Modern safety critical systems comprised of multiple virtual platforms require certification at all levels.
Use Case Focus
- Company: Airbus
- Sector: Commercial
- Market Segment: Avionics
- Subsegment: Safe and Secure Virtualization
- Hardware: x86 and PowerPC
- Software: PikeOS, POSIX®
“Our next generation aircraft include virtualized subsystems with platforms ranging from POSIX® to Linux. These subsystems must have the independent integrity necessary to ensure certifiable operation of each component. This capability is provided by PikeOS Safe and Secure Virtualization.”
- Efficiency and Stability: Consolidate multiple subsystems onto a single hardware platform.
- Trusted Operations: Protect memory and device resources between subsystems with strict spatial partitioning.
- Safe Real-Time Operations: Provide deterministic timing behavior with temporal partitioning.
- Certifiability: Build applications on top of a certifiable microkernel core.
- Multi-Level Operation: Permit independent levels of certifiability for each partition.
Safety-critical application programs come in various levels of both functional complexity and criticality. Increasingly, there is a desire to consolidate disparate applications on a single hardware architecture for the benefit of efficiency, stability, and ease of maintenance. If several programs having different criticality levels are to coexist in one machine, the underlying OS must ensure that they remain strictly independent and therefore are capable of achieving safety certification independently. PikeOS combines resource partitioning and virtualization to make coexistent applications certifiable independently and at different criticality levels.
Each guest operating system virtual machine (VM) has its own, separate set of resources, and programs hosted by one VM are independent of those hosted by another. This allows for legacy programs such as Linux applications to coexist with safety-critical programs in one machine. Unlike other popular virtualization systems, PikeOS was purpose designed for embedded control systems, therefore it features not only separation of spatial resources, but also strictly separates temporal resources of its client OSes. This allows hard real-time systems to be virtualized, while still retaining their timing properties. This separation of resources is established by a minimal amount of trusted code, so the system is well suited for safety-critical projects requiring certification in accordance with the prevailing standards for software safety.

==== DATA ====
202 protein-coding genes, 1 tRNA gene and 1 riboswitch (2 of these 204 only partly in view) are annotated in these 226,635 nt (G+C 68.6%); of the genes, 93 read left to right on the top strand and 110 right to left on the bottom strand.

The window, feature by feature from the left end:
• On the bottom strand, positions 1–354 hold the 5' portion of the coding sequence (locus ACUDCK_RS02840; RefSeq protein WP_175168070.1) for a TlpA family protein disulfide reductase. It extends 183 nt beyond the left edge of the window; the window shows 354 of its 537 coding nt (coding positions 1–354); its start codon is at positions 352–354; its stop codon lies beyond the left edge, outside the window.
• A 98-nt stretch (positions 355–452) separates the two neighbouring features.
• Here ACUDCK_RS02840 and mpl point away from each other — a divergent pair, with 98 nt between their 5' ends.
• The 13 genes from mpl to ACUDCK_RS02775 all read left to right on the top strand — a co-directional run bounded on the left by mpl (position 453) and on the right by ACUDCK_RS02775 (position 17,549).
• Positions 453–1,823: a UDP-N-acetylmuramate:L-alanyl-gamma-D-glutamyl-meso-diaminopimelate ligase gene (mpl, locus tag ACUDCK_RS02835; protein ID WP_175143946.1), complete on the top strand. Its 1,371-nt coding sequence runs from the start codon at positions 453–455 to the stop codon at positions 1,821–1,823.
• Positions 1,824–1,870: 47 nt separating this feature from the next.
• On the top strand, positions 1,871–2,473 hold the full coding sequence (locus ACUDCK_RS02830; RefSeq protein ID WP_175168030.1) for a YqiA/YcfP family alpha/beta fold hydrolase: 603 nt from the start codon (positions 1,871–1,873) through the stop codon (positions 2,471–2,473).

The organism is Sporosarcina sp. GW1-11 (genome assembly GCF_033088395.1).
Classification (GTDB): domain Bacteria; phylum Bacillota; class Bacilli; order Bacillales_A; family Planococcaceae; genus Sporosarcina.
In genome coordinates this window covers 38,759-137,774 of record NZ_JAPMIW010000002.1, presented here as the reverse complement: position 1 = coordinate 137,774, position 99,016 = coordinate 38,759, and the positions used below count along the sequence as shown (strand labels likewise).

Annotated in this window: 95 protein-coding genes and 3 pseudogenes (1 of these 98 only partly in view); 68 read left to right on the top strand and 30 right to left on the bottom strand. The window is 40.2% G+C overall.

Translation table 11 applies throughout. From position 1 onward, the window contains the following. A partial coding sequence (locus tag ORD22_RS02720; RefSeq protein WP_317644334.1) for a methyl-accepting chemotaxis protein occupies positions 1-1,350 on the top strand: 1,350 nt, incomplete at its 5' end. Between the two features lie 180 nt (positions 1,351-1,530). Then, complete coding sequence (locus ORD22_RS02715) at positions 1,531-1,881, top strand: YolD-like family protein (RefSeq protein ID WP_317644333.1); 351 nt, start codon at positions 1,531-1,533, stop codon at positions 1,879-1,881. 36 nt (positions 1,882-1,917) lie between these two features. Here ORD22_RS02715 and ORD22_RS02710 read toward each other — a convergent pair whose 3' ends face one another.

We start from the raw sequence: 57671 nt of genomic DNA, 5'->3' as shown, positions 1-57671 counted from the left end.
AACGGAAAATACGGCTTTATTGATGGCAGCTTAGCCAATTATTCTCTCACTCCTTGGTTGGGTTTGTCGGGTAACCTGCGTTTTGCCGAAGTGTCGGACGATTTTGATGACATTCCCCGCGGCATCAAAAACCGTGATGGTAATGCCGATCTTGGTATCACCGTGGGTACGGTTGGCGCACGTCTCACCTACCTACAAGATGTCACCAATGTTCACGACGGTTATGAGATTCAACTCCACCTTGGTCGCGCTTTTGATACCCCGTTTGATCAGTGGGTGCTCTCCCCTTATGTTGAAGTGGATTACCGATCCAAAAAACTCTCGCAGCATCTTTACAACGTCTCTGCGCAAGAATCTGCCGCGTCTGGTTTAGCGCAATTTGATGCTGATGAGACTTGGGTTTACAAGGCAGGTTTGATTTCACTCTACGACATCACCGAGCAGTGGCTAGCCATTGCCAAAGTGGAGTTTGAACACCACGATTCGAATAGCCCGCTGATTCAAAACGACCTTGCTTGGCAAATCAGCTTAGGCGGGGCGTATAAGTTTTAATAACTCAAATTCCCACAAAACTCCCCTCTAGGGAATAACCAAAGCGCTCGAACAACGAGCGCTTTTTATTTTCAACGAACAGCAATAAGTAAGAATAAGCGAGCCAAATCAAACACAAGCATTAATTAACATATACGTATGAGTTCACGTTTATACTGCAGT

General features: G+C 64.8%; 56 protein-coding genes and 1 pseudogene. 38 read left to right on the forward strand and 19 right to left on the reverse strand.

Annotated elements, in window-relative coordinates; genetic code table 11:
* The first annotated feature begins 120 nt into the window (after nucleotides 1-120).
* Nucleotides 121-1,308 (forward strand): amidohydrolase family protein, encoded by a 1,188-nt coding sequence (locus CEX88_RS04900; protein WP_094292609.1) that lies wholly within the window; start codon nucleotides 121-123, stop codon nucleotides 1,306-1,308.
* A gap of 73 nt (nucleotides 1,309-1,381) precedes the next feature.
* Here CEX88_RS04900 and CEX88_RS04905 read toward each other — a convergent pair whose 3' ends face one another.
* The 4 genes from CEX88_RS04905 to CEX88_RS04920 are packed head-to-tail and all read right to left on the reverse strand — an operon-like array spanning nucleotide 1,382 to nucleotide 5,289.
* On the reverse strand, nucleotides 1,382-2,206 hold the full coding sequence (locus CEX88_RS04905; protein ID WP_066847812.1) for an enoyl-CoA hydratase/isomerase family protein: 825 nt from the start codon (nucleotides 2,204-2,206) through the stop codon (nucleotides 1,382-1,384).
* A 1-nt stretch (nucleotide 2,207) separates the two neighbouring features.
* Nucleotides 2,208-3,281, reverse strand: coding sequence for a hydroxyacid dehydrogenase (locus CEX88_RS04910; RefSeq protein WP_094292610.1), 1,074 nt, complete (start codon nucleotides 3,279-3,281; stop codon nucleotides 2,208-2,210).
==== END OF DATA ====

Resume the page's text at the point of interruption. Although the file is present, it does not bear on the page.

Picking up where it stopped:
One example of resource partitioning and virtualization in safety critical systems is the use of PikeOS by Airbus for the Integrated Modular Avionics (IMA) design for their next generation aircraft. Airbus is using PikeOS for certified equipment to be deployed on the A350 XWB aircraft.
Among the many requirements related to this new IMA Airbus architecture, the following were particularly important:
- a multi-partitioned system that provides POSIX® as one of the main requirements
- the ability to develop certifiably safe software while also allowing high flexibility including the reuse of existing code
- the possibility to easily build upon the existing technology to provide a secure storage device and network connection access
- a flexible platform that allows interactive display functionality
The two key aspects of PikeOS architecture that enable mixed certification platforms are resource partitioning and virtualization. PikeOS partitions resources both spatially and temporally. Spatial partitioning provides separate resource pools for user memory and kernel memory. Temporal partitioning ensures deterministic access of a program to processor time. Strict partitioning is what enables each application to have its own level of criticality and certifiability, without impact from other partitions.
In addition to resource partitioning, PikeOS provides virtualization, enabling each partition to host its own operating system. PikeOS implements paravirtualization, the highest performing virtualization approach. Paravirtualization uses an interface that is similar, but not identical to the underlying hardwarem allowing a simpler and more efficient virtual machine than other approaches. Paravirtualized operating systems are explicitly ported to run on top of the PikeOS hypervisor, such that most operations a passed through for direct hardware execution. At the user software level, applications do not require any special adaptation to run on the virtualized operating system compared to a native version of the operating system.
PikeOS supports many types of guest operating systems and programming interfaces, including: Linus, real-time Posix, ARINC-653, OSEK OS, iTRON, SoftPLC, Ada, and real-time Java. Each partition can contain a different operating environment, each of which can be certified independently according to prevailing certification standards. For example, an Ada partition might be certified to DO-178B Level A, a real-time POSIX® or Linux partition to Level C.